By Jason Cross
Since getting an Apple Card, I’ve tried to use Apple Pay as much as I possibly can (in order to get the higher 2 percent cash back rate). Forcing myself to pay with my phone as much as possible has taught me several things.
First, Apple Pay is very broadly supported now. I can use it in far more places than I could even two years ago. Second, a lot of vendors don’t know if their payments systems support paying by phone or not, nor how it works. As popular as Apple Pay and Google Pay are, they’re still used infrequently enough that many cashiers hardly ever see anyone try it. When it works, it’s great—it really is a faster, more convenient, and safer way to pay for stuff.
But the thing I learned most is that using Apple Pay rarely saves any time over using a credit or debit card. Half of the places I spend money have loyalty cards of some sort, and I always have to dig into my wallet to grab it.
If Apple is going to make the “just tap and go” vision of Apple Pay a reality, it will need to do a lot more to help vendors integrate their loyalty card programs.
Loyalty cards and programs are everywhere these days. Every major drug store chain, supermarket chain, hotel chain, department stores, movie theaters, hardware stores… it seems like any company at which you pay in person that has at least 50 locations has some sort of loyalty card program.
The value they provide is all over the map, but nobody can argue that they aren’t incredibly popular. Many of us have as more loyalty cards than credit or debit cards.
People care about more than the benefits of their credit card, like cash back. For millions of users, loyalty cards are an essential part of shopping.
Just about the only time I don’t end up using a loyalty card is when I’m buying something online or when I’m paying at a local restaurant. Paying for something, for myself and so many others, involves taking two plastic rectangles out of our wallets. Loyalty and rewards cards have become an essential part of the payment process.
If you open the Wallet app on your iPhone, then scroll down and tap on Edit Passes, you’ll be presented with a list of your current passes and the options to Scan Code or Find Apps for Wallet to add more.
Adding a loyalty card to your Wallet doesn’t mean it will seamlessly integrate with Apple Pay.
This is deceptively straightforward. It’s true that there are lots of loyalty programs that will add a card to the Wallet app, but that’s not the same thing as being integrated with Apple Pay. Apps like Lowe’s and REI can add your membership card to the Wallet, and some even let you scan it at checkout, but it’s separate from the payment process. Jumping around in the Wallet app isn’t much better than digging around in your physical wallet.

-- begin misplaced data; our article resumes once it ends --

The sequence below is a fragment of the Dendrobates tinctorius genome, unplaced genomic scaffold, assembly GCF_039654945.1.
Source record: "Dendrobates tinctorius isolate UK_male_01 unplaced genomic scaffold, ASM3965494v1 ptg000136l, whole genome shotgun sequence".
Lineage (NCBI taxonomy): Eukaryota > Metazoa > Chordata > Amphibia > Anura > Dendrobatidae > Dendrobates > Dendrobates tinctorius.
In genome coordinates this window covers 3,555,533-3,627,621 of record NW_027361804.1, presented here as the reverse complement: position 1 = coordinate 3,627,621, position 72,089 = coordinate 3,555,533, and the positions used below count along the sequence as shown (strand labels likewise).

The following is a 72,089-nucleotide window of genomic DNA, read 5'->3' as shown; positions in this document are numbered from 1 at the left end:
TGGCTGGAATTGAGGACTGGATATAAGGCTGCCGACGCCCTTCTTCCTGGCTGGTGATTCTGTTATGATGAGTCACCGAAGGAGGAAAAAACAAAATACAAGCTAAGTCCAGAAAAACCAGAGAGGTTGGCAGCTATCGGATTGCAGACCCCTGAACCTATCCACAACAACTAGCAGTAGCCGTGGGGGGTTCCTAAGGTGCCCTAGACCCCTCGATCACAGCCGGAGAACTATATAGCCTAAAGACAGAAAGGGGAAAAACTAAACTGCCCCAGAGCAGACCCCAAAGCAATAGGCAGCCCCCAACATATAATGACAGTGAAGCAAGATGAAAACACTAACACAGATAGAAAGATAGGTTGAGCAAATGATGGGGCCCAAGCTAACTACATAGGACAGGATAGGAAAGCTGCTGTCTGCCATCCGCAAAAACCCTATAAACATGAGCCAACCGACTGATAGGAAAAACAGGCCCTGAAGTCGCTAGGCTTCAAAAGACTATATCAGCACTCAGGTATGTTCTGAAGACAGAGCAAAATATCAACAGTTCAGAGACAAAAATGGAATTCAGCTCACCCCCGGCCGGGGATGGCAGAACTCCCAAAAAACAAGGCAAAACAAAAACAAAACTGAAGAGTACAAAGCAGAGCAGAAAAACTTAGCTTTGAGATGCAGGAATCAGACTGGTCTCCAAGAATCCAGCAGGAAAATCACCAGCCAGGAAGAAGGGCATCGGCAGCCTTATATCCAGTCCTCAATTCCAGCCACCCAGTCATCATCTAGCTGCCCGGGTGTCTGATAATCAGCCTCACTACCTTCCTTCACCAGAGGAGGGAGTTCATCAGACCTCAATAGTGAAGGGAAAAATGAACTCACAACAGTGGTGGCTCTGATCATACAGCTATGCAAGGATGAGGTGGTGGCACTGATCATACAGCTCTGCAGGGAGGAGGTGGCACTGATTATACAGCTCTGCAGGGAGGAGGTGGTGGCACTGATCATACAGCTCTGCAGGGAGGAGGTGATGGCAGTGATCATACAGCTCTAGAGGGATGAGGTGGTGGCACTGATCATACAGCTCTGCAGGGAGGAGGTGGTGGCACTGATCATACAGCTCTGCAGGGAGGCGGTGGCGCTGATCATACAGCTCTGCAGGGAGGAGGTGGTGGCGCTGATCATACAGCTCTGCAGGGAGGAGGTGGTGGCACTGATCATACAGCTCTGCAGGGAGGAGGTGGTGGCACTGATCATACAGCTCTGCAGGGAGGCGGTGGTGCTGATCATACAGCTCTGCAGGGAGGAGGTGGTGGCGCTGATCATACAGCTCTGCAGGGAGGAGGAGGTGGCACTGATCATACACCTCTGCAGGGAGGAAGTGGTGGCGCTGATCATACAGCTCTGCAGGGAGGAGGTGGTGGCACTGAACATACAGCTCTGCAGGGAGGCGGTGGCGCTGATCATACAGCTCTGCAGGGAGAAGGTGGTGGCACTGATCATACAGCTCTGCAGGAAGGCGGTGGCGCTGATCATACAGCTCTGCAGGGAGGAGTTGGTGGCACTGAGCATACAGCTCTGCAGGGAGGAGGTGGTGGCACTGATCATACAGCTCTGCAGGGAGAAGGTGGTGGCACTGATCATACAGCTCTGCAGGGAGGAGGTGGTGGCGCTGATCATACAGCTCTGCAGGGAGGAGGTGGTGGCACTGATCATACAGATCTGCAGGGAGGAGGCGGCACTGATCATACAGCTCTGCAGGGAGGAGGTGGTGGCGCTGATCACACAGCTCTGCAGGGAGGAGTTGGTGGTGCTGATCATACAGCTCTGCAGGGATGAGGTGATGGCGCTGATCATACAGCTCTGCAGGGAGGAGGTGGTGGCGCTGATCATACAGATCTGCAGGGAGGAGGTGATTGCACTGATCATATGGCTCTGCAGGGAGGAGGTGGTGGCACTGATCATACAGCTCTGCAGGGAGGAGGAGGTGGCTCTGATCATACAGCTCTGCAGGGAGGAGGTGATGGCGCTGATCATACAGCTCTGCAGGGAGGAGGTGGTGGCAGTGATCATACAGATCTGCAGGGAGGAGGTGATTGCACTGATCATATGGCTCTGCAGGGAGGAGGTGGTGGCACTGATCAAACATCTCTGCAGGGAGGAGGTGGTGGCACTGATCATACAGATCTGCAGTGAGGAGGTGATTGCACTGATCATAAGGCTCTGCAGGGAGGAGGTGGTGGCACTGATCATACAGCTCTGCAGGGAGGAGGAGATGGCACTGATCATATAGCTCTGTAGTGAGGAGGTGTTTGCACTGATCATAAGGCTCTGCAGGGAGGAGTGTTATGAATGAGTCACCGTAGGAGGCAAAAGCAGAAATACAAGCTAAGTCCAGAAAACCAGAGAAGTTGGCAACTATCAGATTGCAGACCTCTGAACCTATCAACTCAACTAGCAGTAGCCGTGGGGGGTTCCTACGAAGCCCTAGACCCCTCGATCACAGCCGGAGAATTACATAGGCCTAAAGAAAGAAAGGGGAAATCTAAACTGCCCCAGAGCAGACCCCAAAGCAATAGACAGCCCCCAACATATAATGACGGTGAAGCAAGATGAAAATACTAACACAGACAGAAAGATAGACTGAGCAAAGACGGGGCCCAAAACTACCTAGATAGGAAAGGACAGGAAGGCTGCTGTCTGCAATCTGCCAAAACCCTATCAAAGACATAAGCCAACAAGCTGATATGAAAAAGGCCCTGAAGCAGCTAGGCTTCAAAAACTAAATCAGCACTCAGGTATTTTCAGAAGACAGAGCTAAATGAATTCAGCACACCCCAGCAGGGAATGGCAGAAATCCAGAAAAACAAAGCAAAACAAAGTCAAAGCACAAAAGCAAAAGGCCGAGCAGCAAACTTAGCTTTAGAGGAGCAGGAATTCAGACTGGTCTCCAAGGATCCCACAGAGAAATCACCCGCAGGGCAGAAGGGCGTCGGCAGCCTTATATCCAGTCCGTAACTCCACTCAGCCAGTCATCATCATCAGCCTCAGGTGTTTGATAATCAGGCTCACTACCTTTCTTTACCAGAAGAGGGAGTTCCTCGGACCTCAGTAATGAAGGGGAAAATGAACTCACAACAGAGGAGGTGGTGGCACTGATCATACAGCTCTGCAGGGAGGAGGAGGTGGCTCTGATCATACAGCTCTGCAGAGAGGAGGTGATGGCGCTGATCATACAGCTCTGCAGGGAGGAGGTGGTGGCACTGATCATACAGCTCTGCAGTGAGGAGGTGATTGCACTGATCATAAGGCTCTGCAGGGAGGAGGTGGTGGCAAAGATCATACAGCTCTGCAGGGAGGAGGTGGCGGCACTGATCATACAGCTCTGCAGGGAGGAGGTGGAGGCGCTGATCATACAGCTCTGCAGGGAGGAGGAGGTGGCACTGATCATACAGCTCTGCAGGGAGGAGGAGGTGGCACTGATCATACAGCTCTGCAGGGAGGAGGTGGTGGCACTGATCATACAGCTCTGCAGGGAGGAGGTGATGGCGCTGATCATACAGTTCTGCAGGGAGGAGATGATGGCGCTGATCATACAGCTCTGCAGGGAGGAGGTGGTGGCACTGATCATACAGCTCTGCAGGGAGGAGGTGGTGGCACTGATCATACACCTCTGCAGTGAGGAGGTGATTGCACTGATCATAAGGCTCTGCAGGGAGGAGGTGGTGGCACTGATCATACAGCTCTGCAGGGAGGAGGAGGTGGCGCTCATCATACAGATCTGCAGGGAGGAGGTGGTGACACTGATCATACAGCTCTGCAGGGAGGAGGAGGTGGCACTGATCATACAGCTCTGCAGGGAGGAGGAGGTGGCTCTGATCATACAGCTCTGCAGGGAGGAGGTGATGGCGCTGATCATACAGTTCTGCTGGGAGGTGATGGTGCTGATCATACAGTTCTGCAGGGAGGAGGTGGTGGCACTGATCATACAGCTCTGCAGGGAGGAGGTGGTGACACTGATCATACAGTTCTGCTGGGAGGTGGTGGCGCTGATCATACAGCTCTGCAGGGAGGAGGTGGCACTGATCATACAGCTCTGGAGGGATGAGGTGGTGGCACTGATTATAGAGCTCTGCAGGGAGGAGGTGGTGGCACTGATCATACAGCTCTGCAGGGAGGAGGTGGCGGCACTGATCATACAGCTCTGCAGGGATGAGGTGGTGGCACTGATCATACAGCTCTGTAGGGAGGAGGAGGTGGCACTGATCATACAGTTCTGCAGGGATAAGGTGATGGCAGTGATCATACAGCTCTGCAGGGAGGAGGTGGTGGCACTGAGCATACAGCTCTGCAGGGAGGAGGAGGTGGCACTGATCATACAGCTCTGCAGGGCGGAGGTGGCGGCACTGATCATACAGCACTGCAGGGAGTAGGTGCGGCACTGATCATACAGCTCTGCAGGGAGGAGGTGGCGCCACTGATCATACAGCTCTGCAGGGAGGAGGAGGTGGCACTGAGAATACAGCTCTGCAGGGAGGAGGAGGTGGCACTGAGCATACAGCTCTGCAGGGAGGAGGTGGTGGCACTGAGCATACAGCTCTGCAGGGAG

Only a handful of apps integrate both the rewards card and payment. The Coca-Cola app, Kohl’s app, Walgreens card, and Panera card are the only ones I know of to support not just Apple’s Wallet, but Apple Pay.
With these apps, when it comes time to pay, you just unlock your phone and touch it to the payment terminal. Once. That’s it. You automatically get the appropriate credit added to your loyalty card.
That’s the way it should work, but for most apps, even those that integrate with the Wallet, it doesn’t. At best, you have to open the Wallet, select the right card, scan a barcode, then go back to the wallet to select your payment card and pay.
Clearly, it is possible to integrate loyalty cards with Apple Pay, but only a fraction of the cards that support Apple Wallet do so. And that represents only a tiny fraction of the loyalty cards in general.
Apple’s next trick with Apple Pay has to be prioritizing a real “one tap payment” experience that includes the mountain of loyalty cards filling up our wallets.
It’s unclear exactly what the roadblock to greater adoption is, but Apple has lots of levers to pull. The most obvious of which is money—Apple’s sitting over 200 billion dollars of cash on hand. It could easily pay the entire cost of integrating and upgrading loyalty card programs for dozens of major retail chains and it would look like a rounding error.
There may be technological problems as well; restrictions on how Apple Pay works with loyalty cards that need lifting or modification in order to work with the systems retailers use to validate and track loyalty programs. Apple should be talking to Albertson’s, Home Depot, Macy’s, Best Buy, and every other major retailer and restaurant chain to find out what they need to make payment and loyalty cards a one-tap experience.
And while they’re at it, maybe they can work with point-of-sale companies to figure out a way to let me pay by phone at the drive-thru window.
This story, “For Apple Pay to really improve our lives, Apple needs to improve loyalty card support” was originally published by
Jason has written professionally about technology for about 20 years. He aims to figure out how complicated technology works and explain it in a way anyone can understand.
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